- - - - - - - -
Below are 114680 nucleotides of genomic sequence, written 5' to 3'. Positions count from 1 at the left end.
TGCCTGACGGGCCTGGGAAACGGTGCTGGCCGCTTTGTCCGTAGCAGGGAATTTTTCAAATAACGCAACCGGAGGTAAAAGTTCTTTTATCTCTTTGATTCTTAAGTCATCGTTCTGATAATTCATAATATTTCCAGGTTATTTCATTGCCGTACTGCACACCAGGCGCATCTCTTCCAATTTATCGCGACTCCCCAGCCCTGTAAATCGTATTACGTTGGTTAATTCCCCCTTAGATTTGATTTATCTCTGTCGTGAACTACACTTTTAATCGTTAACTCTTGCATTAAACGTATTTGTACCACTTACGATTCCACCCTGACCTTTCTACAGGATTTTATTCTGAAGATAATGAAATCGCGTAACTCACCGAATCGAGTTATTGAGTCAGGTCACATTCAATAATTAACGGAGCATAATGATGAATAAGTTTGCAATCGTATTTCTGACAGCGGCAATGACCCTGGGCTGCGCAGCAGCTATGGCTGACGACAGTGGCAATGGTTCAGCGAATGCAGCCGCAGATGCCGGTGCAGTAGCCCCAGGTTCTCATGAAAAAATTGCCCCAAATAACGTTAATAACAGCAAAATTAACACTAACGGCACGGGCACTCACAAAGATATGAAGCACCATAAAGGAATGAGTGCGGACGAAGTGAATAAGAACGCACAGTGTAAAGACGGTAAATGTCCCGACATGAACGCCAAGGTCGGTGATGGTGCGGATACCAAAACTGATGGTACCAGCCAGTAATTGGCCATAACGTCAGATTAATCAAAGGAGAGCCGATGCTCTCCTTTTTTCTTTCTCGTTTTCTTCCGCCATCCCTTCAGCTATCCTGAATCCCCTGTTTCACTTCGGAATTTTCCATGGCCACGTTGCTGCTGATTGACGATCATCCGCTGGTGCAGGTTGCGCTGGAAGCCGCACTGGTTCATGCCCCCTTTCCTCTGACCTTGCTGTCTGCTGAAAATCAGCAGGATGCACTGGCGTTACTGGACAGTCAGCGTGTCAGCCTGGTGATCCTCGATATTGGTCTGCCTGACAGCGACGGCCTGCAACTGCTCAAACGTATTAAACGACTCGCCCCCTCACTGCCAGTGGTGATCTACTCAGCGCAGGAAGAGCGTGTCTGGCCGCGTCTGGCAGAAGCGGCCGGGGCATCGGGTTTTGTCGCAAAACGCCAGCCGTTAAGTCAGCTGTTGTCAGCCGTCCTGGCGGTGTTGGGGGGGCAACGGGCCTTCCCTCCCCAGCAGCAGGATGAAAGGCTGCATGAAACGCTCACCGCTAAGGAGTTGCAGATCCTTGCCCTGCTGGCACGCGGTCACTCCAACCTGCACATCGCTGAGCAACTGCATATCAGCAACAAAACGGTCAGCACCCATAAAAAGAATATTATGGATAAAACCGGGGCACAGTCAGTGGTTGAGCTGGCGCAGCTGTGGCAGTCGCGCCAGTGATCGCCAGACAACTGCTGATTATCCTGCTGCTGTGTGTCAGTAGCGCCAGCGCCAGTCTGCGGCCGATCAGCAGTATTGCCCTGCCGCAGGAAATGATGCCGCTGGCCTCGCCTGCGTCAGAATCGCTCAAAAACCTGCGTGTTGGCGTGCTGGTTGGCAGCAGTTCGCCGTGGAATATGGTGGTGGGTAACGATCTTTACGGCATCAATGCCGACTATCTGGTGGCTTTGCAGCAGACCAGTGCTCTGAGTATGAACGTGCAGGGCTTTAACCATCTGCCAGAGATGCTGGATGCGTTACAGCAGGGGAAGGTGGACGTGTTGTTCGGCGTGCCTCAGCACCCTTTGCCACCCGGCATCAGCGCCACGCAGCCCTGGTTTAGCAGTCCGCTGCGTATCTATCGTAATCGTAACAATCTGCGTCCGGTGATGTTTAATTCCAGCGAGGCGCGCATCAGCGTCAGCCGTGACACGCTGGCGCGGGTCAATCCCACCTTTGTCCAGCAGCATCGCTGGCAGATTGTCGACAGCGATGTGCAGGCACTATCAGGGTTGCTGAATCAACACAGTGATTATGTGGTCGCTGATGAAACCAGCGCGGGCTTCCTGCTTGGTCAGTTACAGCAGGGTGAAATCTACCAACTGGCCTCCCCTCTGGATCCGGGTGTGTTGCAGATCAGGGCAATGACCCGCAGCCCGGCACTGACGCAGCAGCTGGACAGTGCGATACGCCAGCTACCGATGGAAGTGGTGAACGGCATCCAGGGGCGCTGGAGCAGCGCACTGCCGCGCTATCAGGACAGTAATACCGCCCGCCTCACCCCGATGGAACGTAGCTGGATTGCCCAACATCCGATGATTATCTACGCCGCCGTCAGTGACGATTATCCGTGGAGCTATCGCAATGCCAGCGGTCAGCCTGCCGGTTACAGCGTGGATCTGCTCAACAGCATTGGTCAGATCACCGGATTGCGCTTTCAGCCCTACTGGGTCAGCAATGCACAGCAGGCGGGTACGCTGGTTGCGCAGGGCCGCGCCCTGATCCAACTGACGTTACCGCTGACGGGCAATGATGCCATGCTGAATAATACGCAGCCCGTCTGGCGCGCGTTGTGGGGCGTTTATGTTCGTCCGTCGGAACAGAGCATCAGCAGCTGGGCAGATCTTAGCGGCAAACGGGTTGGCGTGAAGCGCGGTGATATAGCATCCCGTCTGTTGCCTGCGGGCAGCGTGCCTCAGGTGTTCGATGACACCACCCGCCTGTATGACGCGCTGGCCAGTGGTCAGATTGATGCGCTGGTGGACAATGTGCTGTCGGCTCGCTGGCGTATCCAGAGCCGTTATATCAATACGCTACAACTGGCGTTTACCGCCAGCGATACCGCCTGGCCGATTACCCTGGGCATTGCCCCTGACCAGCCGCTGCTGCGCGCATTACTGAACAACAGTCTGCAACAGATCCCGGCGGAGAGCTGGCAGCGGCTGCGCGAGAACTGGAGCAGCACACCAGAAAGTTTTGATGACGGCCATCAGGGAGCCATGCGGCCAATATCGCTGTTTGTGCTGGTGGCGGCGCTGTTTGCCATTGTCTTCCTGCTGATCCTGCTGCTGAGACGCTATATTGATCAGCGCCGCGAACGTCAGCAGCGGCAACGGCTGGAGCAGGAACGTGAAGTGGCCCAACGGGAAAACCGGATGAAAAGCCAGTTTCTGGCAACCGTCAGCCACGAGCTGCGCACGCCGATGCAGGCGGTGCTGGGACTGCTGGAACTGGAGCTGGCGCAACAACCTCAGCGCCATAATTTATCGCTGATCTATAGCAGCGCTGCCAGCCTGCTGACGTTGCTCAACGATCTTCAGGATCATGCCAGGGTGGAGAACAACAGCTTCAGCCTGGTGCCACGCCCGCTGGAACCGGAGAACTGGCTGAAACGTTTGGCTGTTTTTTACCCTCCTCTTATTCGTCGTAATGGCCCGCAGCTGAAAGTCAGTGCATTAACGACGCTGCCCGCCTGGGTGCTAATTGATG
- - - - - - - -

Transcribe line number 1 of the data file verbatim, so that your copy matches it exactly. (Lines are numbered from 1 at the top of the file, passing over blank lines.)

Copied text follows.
Below are 114680 nucleotides of genomic sequence, written 5' to 3'. Positions count from 1 at the left end.